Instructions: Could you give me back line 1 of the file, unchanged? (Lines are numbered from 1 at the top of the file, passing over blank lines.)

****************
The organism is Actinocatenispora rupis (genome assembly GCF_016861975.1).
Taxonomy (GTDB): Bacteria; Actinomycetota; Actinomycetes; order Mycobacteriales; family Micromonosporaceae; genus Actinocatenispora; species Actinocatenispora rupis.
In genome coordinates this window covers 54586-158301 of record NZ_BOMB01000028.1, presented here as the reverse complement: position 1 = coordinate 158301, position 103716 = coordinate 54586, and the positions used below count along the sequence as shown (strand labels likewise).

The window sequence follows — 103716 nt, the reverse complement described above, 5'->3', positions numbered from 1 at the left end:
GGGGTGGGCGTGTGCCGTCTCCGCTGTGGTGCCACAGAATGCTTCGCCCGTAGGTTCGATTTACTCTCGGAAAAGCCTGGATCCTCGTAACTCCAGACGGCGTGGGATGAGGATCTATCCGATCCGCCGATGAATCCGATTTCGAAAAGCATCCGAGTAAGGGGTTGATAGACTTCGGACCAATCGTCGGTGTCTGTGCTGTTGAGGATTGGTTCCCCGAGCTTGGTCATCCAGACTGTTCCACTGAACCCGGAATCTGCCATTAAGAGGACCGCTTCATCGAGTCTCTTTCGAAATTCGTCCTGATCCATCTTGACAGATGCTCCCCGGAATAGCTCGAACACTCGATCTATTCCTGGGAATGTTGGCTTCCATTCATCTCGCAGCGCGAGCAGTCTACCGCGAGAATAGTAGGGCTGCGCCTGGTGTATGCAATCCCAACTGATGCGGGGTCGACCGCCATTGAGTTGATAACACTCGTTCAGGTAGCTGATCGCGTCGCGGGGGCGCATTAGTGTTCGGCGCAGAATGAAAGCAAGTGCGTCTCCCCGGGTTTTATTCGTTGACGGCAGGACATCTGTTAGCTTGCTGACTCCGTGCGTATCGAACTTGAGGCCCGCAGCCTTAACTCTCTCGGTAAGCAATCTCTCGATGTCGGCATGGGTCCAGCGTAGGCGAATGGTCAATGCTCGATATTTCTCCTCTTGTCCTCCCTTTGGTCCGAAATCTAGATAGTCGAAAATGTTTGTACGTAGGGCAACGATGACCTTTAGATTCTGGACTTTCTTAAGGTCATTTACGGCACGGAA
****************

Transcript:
The organism is Actinocatenispora rupis (genome assembly GCF_016861975.1).